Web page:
I am a wedding photographer based in Fresno, CA. For the past 3 years I have been capturing adventurous love stories and helping others feel loved and supported throughout their wedding experience. If there isn't a camera in my hand, you would find me watching Friends or The Office, eating Chick-fil-A, and hanging our with my hubby and puppy.
At the age of five, my parents decided that my sister and I join our summer league swim team. I didn’t want to do it, but once I saw my sister swimming, I just had to follow in her footsteps. Thus began my long journey of swimming; my identity as a result of lots of physical and emotional pain, perseverance, joy, along with my greatest accomplishments.
To start, swimming was fun and rewarding! I was blessed with a great rec and club coach that made swimming more enjoyable. I got to see my friends every day at practice and even improve my times almost every time I swam in a meet. I remember my dad challenging to me to swim the 25-yard butterfly with no breaths, I was super scared to fail but overcame the fear and I DID IT! It was really rewarding setting a goal and surpassing it, I felt so accomplished.
As I got older, I was introduced to water polo, which is pretty much swimming around with a ball and people drowning you the whole time. Water polo gave me a break from the routine of swimming and gave me a few years to actually enjoy both sports. I was fortunate to have an amazing coach in high school and an awesome team that was undefeated in league four years in a row, 48-0!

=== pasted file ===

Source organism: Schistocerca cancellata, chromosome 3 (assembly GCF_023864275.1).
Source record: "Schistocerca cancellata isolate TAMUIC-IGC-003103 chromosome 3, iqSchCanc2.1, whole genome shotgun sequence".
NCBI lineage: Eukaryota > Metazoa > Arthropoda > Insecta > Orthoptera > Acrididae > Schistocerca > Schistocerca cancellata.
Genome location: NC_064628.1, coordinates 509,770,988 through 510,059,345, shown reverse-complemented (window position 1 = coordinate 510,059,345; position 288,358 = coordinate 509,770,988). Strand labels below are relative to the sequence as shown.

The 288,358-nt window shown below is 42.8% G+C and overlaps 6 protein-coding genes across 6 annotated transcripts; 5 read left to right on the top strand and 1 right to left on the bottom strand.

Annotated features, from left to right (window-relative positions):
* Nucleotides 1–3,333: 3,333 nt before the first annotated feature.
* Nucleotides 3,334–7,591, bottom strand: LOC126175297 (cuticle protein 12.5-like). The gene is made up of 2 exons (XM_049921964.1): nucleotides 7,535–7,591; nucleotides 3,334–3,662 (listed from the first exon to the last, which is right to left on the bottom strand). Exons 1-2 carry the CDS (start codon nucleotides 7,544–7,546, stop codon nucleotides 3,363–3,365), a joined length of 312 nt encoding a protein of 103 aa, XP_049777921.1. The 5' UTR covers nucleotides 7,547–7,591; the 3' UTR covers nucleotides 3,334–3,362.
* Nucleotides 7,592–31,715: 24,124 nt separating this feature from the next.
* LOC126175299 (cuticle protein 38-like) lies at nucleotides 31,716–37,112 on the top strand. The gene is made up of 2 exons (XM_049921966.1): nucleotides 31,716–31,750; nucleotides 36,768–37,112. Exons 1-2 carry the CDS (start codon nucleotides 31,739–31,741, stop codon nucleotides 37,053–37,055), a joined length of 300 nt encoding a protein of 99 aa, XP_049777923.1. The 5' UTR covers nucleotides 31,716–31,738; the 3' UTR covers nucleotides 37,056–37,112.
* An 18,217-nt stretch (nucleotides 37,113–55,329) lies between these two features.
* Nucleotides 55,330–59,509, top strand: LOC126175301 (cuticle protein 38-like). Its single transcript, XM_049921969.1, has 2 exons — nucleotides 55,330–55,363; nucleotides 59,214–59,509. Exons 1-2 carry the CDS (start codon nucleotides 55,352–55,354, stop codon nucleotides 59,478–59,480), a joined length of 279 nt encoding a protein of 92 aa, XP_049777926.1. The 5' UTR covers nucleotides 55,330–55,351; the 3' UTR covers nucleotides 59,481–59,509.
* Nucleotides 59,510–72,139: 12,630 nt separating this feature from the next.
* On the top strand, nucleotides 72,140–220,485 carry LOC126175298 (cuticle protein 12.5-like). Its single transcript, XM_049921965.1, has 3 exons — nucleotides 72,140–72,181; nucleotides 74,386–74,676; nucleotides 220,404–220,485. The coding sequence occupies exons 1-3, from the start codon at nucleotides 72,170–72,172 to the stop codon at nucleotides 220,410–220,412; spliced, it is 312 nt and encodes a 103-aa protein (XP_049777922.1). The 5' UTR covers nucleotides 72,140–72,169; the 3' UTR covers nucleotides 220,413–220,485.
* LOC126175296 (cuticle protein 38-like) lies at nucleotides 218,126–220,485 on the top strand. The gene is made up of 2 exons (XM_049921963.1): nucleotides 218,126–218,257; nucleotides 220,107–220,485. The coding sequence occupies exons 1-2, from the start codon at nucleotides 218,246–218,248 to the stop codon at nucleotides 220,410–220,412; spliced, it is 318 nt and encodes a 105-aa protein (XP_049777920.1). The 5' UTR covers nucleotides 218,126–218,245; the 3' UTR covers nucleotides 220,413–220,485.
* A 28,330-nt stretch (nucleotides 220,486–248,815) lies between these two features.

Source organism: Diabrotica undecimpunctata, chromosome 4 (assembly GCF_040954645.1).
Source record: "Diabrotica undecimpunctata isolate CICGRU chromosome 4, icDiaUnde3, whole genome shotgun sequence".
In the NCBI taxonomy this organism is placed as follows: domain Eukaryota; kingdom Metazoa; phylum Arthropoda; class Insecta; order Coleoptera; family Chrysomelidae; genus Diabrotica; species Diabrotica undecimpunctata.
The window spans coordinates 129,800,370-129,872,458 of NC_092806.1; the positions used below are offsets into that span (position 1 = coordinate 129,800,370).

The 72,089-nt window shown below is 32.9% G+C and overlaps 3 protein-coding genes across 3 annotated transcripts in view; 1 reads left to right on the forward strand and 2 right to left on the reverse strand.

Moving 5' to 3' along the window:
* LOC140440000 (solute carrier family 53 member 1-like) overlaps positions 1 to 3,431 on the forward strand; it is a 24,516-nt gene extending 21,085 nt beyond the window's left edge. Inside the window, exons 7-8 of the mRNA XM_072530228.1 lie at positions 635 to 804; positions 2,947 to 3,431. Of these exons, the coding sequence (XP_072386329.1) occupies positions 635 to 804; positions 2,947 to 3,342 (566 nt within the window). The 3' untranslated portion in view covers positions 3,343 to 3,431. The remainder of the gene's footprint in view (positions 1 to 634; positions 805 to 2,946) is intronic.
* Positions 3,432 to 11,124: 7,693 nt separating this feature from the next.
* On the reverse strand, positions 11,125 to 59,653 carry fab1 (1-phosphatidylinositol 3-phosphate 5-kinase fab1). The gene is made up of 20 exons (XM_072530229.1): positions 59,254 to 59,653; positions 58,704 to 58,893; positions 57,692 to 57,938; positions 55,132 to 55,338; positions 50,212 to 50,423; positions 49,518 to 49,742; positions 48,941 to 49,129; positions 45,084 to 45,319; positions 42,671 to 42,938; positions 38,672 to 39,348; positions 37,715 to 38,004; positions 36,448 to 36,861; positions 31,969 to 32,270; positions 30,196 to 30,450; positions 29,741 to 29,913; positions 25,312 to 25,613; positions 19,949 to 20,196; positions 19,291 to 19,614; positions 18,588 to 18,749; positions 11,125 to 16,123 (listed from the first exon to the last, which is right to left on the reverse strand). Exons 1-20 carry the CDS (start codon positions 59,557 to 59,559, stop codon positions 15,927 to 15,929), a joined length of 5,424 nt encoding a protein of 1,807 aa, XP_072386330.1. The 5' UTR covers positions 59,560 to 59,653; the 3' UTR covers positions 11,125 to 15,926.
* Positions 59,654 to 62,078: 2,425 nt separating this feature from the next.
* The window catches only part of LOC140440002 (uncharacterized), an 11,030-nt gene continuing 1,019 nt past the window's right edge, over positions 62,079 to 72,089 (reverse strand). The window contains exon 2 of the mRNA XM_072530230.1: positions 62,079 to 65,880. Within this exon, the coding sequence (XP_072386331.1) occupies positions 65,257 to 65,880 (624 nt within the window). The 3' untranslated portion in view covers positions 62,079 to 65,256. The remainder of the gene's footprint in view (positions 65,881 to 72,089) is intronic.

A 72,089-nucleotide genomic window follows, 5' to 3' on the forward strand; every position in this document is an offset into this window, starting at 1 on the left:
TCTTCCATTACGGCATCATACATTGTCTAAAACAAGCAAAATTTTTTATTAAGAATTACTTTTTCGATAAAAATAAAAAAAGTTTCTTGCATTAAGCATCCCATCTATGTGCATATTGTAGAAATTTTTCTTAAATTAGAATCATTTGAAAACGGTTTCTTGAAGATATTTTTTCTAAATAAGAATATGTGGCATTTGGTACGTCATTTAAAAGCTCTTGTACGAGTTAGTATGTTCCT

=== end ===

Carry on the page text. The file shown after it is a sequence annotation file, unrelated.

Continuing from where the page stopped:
This is when I grew a big head. Friends and family telling me how talented I was and I happily soaked it all in while trying to be humble. However, God saw my real thoughts of pride. I suffered a shoulder injury in my junior year of water polo and it took me out of my junior season of swimming. With this surgery, I learned I was capable of more than just my athletic talent, but also in developing deeper relationships.
When senior year came around, I was determined to get stronger and faster for college. I joined an elite swim club where my coach helped me get into college with a swimming scholarship at Fresno Pacific. Freshman year of college was a dream come true for any athlete; personal bests in all events and 2nd Place in Conference! I was on cloud nine!